Source: China Daily
The obscure rocker from 1979′s “Slow Train Coming” opened Friday’s concert at the Grand Stage, Dylan’s second in the Chinese mainland following Wednesday’s performance at Beijing’s Workers’ Gymnasium.
With fan expectations running high given the cancellation of his planned China concerts last year, Dylan delivered big in his Shanghai debut. The veteran American troubadour’s lucid set captivated the near capacity audience of Chinese and expatriates.
“I am not that familiar with Bob Dylan’s music, but the concert turned out to be excellent,” said He Qi, a student from Guangdong province majoring in exhibition design. “I admire him for being capable of performing so well after all these years.”
Dylan’s singing was strong and assured. Indeed, he exercised a vocal control sometimes absent in recent tours.
Meanwhile, his virtuoso five-piece band was tight, easily changing musical tempo, style and even instruments. Steel guitar player Donnie Herron tripled on the electric mandolin and banjo. Hard-rocking arrangements gave lead guitarist Charlie Sexton room to display his considerable chops.
The 16-song set list spanned the length of the 69-year-old Dylan’s five-decade career, highlighting both his classic and contemporary recordings. The audience roared with approval at the first familiar lines of “Don’t Think Twice, It’s Alright,” “Ballad of a Thin Man” and “Like a Rolling Stone,” all from his prolific mid-1960s period.
Yet Dylan shined equally bright on newer material. “I’m in the wrong town, I should be in Hollywood,” he leered in a searing “Things Have Changed.” The Oscar-winning song from the 2000 “Wonder Boys” film boasted a muscular triple guitar arrangement punctuated by Charlie Sexton’s agile leads.
Dylan seriously upped the ante with a haunting rendition of “Blind Willie McTell.” The song, named for the legendary American blues musician, was recorded for the 1983 “Infidels” album but left unreleased until 1991. Here was Dylan the poet, bluesman, performer and allegorist, at the zenith of his abilities. While Donnie Herron plucked phantom twangs on the banjo, Dylan sang commandingly, “Seen the arrow on the doorpost saying, ‘This land is condemned, All the way from New Orleans to Jerusalem.’ “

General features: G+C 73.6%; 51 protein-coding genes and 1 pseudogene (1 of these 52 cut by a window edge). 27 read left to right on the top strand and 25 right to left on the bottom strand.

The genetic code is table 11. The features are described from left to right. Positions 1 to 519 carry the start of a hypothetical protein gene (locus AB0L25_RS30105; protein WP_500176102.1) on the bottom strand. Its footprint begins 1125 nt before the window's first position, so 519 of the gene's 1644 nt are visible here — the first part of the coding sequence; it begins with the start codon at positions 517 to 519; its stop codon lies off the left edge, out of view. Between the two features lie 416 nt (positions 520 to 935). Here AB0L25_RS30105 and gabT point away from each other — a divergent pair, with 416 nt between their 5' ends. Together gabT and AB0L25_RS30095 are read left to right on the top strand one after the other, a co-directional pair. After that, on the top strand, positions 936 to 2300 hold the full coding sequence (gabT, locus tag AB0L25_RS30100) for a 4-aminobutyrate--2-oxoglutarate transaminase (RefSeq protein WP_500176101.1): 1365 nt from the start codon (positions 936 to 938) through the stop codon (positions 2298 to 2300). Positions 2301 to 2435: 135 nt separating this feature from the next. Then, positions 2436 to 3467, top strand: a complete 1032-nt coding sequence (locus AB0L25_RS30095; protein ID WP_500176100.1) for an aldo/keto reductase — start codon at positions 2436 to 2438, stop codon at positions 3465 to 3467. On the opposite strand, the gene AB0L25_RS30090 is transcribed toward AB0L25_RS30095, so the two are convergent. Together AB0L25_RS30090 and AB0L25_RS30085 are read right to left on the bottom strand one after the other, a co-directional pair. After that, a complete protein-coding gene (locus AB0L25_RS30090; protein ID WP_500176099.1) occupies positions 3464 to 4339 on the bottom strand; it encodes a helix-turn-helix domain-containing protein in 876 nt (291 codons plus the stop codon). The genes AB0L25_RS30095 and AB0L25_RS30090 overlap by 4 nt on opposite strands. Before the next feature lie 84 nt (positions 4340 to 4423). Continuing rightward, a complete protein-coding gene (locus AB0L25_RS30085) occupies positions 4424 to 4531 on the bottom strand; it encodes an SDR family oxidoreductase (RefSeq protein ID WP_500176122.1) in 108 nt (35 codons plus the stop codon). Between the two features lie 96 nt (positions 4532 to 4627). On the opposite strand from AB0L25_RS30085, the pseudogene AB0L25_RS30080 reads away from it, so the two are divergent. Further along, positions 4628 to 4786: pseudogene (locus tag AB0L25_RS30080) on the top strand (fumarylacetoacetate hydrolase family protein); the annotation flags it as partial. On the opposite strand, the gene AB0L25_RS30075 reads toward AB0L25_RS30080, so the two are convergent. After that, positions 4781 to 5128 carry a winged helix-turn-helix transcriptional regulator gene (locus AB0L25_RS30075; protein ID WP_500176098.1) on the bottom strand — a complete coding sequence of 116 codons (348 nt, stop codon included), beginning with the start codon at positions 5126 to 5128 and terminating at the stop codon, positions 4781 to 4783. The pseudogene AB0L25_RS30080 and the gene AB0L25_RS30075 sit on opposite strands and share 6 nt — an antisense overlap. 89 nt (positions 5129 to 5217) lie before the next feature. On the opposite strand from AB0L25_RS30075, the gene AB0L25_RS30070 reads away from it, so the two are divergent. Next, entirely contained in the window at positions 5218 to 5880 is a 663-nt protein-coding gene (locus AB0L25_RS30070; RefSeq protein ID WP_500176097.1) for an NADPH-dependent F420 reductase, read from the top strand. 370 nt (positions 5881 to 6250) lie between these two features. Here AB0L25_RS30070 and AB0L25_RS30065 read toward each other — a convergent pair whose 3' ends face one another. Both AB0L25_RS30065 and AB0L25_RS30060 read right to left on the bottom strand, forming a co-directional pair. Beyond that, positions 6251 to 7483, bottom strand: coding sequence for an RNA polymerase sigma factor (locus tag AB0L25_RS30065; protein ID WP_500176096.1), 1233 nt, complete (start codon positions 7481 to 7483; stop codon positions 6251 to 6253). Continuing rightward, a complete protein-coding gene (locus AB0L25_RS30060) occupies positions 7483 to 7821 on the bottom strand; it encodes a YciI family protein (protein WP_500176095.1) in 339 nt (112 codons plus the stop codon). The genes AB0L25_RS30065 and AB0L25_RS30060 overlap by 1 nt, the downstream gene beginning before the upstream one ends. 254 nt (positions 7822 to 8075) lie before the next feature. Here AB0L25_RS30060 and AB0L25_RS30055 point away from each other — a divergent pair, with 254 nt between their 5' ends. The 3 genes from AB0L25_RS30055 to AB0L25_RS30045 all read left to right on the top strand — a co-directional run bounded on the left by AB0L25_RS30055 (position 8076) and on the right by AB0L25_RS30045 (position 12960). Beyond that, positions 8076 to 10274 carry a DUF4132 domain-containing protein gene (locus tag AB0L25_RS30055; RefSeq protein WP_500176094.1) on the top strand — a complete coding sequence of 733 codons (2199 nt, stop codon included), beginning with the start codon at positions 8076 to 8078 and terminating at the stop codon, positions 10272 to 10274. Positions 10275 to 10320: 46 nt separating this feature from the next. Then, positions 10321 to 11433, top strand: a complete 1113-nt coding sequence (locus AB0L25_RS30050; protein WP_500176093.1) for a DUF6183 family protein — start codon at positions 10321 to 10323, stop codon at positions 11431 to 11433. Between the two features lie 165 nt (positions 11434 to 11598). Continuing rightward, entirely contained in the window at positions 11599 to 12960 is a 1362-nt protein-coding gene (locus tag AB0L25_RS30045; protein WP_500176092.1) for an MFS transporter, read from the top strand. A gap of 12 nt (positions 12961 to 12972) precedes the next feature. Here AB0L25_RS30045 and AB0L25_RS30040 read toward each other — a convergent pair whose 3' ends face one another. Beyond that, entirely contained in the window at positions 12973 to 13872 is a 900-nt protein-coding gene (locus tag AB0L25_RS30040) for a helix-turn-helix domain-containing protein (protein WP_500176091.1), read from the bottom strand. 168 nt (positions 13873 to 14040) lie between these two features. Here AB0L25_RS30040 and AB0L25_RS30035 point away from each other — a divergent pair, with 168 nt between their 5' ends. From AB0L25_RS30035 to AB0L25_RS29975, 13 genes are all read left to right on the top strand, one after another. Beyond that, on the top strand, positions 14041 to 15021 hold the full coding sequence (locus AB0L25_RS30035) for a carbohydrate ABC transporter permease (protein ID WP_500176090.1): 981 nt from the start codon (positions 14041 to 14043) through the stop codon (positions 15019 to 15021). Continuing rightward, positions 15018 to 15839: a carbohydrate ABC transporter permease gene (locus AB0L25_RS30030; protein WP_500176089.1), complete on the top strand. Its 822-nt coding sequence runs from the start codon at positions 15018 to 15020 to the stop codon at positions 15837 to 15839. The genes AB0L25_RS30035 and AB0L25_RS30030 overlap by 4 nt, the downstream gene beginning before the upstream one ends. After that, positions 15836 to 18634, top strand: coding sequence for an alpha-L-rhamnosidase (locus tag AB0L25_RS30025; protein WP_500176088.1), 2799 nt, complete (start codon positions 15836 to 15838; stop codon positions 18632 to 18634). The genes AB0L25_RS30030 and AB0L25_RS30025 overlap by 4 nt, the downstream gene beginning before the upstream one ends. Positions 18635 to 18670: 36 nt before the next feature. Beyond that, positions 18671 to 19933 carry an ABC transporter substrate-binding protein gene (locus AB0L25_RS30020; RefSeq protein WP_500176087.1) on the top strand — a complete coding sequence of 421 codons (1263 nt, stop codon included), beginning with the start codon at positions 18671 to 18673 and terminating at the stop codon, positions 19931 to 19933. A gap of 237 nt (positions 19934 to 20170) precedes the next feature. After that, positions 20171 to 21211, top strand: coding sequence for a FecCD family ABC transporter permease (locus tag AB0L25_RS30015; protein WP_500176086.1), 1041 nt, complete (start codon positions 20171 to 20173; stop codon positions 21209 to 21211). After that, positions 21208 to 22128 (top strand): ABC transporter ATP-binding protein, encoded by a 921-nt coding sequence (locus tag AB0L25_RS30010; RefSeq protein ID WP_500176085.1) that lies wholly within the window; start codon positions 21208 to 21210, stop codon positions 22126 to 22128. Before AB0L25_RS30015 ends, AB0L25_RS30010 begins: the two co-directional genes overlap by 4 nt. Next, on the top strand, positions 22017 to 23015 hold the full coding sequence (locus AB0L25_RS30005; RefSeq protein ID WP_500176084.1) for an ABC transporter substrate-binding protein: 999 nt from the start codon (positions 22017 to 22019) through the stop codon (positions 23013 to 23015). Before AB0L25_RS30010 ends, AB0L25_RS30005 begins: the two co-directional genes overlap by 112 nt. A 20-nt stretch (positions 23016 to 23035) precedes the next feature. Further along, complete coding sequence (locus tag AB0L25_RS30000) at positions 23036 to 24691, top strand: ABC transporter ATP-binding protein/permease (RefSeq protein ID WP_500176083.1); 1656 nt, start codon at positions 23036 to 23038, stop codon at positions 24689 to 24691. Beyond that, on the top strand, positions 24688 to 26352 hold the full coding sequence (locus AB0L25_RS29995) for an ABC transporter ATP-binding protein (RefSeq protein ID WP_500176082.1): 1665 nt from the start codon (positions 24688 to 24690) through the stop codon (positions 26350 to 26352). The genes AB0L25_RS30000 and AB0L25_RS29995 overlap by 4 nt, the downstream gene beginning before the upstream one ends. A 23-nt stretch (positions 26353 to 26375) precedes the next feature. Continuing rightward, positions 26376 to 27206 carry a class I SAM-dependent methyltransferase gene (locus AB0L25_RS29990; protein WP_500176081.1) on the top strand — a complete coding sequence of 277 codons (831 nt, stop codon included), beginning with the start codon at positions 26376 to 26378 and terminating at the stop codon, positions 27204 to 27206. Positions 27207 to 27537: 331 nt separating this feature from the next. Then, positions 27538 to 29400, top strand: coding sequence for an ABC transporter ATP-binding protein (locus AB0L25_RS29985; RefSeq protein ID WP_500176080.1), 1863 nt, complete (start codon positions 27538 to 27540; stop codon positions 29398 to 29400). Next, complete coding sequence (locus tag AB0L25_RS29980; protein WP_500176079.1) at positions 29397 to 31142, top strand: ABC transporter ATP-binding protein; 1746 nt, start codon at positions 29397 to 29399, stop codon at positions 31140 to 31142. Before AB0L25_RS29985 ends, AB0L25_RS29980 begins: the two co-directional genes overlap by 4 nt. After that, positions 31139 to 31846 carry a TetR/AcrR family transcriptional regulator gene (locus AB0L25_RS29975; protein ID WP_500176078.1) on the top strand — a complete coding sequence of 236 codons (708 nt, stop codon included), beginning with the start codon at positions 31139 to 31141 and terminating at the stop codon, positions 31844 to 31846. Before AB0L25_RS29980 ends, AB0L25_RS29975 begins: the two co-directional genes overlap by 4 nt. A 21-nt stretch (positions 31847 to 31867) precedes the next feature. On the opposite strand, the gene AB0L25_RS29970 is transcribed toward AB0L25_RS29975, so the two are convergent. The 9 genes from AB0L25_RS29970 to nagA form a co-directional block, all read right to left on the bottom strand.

Swaying at center stage, Dylan wailed on his harmonica between verses, drawing uproarious applause from the audience even if many of them did not recognize the song.
“It’s a great song but not that well known; I never thought I would get to hear it at my first Dylan show,” said Matt Eaves, an English teacher and musician from Britain living in Shanghai.
Indeed, Dylan has never sought to cultivate nostalgia onstage. For fifty years, he has used the stage to reinvent himself, sometimes to the ire of critics and fans.
He launched the aptly named Never Ending Tour in June 1988, playing nearly 100 shows a year since.
Yet outside of Israel and Japan, Dylan performed just four times in Asia before his current tour. In February 1994, he played one show each in Hong Kong, Kuala Lumpur and Singapore. Last March, he played a single date in Seoul.
Fans are hoping this year’s Dylan concerts in Beijing and Shanghai open doors for other international performers to play in China.
“It was thrilling to see Bob Dylan; I’ve been listening to his music for ten years,” said Xu Yunliang, marketing manager for a Shanghai communications consultancy. “I hope more artists will have the chance to play here in the future.”
Dylan will conclude his Asian tour this week with two shows in Hong Kong and one in Singapore.